Samuel Coleridge-Taylor (15 August 1875, Holborn, London, Eng. – 1 September 1912, Croyden, Surrey, Eng.) was an English composer and conductor of mixed race.
Taylor was brought up in Croydon, Surrey. There were numerous musicians on his mother's side and her father played the violin. He started teaching it to Coleridge when he was young. His ability was obvious when young, and his grandfather paid for the boy to have violin lessons. The extended family arranged for Taylor to study at the Royal College of Music, beginning at age 15. He changed from violin to composition, working under notable professor Charles Villiers Stanford. After completing his degree, Taylor became a professional musician, soon being appointed a professor at the Crystal Palace School of Music; and conducting the orchestra at the Croydon Conservatoire.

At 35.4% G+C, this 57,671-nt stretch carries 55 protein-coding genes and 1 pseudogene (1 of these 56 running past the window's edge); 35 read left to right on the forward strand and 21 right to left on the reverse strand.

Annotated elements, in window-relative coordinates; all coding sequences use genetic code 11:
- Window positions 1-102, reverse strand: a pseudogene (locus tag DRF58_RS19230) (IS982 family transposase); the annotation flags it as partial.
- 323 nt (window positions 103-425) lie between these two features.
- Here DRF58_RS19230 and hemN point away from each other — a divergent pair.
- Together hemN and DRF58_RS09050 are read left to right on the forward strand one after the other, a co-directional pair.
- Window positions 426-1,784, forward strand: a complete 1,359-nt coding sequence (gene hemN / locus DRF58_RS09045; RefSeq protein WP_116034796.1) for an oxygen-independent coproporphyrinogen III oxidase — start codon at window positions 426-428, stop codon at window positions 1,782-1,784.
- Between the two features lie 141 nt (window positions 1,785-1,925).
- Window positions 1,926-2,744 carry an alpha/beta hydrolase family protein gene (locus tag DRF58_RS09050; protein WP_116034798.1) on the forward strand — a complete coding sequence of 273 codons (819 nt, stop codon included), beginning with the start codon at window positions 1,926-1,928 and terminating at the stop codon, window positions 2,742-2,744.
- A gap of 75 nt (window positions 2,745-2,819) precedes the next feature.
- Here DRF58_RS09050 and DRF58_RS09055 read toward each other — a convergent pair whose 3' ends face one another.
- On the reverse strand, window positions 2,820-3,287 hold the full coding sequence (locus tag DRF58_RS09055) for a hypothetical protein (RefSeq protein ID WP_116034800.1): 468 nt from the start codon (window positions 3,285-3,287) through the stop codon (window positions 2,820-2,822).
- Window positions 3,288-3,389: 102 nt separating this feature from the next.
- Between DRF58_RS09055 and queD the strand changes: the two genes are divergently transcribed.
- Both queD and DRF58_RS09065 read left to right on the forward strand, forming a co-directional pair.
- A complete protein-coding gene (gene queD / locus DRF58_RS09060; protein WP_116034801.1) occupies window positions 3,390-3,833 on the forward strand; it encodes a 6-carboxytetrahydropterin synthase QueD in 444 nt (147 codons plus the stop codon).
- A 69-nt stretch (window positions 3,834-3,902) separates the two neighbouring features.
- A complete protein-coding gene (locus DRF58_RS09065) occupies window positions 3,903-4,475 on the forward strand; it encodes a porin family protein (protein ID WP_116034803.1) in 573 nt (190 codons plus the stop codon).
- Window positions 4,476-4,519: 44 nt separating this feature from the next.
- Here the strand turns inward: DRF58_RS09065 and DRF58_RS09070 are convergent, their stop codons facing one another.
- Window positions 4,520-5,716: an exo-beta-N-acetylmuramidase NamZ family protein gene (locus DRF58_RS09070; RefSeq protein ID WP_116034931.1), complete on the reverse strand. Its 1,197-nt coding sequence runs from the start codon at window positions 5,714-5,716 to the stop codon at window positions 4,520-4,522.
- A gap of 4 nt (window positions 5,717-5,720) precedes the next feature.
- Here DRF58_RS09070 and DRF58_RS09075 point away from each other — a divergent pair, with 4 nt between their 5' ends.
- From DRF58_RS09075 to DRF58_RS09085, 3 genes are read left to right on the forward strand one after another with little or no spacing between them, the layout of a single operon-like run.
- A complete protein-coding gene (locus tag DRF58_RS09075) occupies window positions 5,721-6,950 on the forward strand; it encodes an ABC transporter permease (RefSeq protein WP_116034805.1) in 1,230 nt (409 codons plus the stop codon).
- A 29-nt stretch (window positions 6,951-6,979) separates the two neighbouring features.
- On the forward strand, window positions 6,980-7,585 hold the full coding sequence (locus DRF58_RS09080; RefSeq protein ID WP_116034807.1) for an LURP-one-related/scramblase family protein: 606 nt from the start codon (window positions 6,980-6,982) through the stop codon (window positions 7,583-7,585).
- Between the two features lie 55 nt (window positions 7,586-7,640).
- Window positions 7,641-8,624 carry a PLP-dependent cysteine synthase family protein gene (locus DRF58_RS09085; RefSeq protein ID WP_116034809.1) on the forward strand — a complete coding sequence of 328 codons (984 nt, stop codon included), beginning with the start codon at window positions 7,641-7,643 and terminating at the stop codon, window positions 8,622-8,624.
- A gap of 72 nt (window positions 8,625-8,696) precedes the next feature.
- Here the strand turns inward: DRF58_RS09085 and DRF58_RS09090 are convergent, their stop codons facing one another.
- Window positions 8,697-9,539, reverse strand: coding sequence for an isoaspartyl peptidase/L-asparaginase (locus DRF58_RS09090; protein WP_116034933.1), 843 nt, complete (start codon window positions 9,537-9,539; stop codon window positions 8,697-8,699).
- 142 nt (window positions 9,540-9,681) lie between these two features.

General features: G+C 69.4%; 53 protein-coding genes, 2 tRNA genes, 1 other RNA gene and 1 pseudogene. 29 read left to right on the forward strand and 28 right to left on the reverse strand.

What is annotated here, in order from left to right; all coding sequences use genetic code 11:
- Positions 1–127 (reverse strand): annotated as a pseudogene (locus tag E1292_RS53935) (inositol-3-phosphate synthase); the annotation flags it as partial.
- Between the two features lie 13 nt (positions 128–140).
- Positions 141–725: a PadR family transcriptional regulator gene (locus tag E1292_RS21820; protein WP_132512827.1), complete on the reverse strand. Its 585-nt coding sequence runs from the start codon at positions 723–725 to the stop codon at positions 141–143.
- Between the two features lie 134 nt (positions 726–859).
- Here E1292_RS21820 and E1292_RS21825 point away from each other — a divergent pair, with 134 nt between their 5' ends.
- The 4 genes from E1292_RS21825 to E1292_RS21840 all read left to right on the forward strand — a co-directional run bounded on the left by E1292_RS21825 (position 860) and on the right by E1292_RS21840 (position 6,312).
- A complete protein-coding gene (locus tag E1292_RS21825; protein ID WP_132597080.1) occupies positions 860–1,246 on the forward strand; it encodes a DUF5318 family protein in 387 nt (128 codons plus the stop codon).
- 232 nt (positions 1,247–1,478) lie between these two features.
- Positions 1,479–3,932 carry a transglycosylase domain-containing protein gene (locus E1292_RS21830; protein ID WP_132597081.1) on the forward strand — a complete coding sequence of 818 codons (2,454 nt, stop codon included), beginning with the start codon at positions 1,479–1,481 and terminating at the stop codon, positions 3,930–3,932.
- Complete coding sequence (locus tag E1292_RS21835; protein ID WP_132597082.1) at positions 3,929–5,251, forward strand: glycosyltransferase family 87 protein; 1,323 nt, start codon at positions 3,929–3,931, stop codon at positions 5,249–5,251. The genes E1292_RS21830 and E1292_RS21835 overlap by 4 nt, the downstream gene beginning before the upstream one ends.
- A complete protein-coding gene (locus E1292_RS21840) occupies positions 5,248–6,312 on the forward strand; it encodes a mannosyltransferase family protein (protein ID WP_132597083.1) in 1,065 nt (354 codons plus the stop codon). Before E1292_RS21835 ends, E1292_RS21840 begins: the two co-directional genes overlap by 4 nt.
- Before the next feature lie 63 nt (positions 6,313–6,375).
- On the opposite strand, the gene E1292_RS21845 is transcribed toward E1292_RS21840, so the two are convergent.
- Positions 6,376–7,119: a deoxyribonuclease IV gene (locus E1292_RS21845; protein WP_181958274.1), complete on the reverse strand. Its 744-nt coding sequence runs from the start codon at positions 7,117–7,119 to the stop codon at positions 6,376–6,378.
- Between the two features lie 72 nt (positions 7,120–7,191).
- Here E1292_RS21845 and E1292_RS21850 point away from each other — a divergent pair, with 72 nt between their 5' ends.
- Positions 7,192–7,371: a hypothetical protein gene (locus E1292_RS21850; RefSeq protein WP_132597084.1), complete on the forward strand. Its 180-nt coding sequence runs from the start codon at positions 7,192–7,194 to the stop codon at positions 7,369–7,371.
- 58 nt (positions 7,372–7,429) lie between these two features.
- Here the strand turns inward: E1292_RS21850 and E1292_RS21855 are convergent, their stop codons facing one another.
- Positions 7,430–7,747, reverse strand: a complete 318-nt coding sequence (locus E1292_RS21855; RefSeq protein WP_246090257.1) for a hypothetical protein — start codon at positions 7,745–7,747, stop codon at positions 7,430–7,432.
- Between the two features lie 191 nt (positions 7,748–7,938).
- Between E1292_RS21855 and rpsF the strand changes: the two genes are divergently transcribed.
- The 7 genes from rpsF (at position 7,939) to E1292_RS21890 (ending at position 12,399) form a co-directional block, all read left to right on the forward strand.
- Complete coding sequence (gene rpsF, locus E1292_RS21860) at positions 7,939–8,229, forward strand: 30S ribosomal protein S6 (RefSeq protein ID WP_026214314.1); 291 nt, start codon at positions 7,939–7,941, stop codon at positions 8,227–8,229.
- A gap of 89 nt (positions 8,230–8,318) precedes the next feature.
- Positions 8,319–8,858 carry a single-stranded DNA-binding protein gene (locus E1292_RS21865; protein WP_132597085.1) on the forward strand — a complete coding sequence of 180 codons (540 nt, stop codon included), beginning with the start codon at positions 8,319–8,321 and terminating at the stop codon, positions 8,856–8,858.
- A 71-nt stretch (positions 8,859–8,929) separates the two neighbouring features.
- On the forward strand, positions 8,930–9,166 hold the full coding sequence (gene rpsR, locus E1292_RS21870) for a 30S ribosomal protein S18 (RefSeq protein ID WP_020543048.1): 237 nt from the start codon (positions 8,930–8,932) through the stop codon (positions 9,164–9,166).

Coleridge-Taylor was 37 when he died of pneumonia. His death is often attributed to the stress of his financial situation. He was buried in Bandon Hill Cemetery, Wallington, Surrey (today in the London Borough of Sutton).
Works for Winds
- Danse Negre (Flex instrumentation) (arr. Bukin) (/2020)
- Othello Suite (arr. Winterbottom) (1909/1922)
- Children's Intermezzo (arr. Winterbottom) (1909/1922)
- Othello Suite (arr. Winterbottom; ed. Asendorf) (1909/1922/2019[?])
- Samuel Coleridge-Taylor, Wikipedia Accessed 12 January 2020